NORTH DAKOTA STATE UNIVERSITY - FARGO, N D

3D ANAGLYPH OF THE
RED RIVER VALLEY,
NORTH DAKOTA -
MINNESOTA -
SOUTH DAKOTA

A pair of red / blue 3D glasses is required to view this anaglyph. Please note that the red lens should be over the left eye.

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This anaglyph was produced by Ray Sterner of the Applied Physics Laboratory at Johns Hopkins University using USGS DEM data.

The east-west distance across the image is approximately 90 miles, and the north-south distance is about 200 miles. The image covers portions of North Dakota, South Dakota, and Minnesota. The city of Fargo, ND, lies at the approximate center of the image. Although the actual vertical relief across the image is something less than 500 feet, the vertical exaggeration perceived in the image is much, much higher (300X).

The Red River Valley trends north-south across the image. The Valley is actually the bed of glacial Lake Agassiz, an enormous ice-dammed lake that developed at the end of the last ice age. The Red River of the North drains northward along the axis of the Valley. The clay-rich soils that underlie the Valley are among the richest in the world, supporting crops that include wheat, barley, sugar beets, and sunflowers. Morainic uplands surround all sides of the Valley.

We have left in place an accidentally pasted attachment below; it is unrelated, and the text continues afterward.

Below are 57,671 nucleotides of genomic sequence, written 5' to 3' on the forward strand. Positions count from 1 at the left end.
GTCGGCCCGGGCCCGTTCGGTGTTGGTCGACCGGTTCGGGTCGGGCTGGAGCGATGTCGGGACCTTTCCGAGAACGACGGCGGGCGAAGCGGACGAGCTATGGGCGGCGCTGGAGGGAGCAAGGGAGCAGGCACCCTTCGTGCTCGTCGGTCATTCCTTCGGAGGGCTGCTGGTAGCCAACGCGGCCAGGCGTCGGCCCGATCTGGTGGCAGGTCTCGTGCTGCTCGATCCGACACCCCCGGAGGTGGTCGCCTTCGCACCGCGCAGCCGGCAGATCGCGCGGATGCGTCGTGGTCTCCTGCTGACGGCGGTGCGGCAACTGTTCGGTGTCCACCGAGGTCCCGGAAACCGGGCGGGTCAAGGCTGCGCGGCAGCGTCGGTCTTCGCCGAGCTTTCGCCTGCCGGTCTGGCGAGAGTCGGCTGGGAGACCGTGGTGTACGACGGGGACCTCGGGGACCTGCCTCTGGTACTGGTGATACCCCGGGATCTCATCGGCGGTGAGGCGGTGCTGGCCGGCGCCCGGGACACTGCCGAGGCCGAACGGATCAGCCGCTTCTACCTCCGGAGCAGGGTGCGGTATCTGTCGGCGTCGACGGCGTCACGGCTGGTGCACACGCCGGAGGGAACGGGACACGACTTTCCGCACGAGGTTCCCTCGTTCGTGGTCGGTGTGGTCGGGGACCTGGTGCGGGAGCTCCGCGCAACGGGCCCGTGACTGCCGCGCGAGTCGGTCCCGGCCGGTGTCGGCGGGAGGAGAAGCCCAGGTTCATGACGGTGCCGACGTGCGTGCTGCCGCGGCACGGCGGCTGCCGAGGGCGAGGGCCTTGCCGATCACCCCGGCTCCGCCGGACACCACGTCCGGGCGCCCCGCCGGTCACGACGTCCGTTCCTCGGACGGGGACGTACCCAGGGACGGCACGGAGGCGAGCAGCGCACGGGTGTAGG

Well expressed toward the bottom third of the anaglyph is the "delta" (actually a submarine fan) constructed by the Sheyenne River as it fed sediments into Lake Agassiz. The Sheyenne River has sinced entrenched itself in a northeast-trending valley across the "delta."

The Coteau des Prairies (Prairie Coteau), a bedrock upland thickly draped by glacial sediments, forms the wedge-shaped landform whose point just juts into southeastern North Dakota. Just to the east of the Coteau is a deep valley (today occupied, in part, by Lake Traverse and Big Stone Lake) that was carved by the "River Warren": the river that drained Lake Agassiz.


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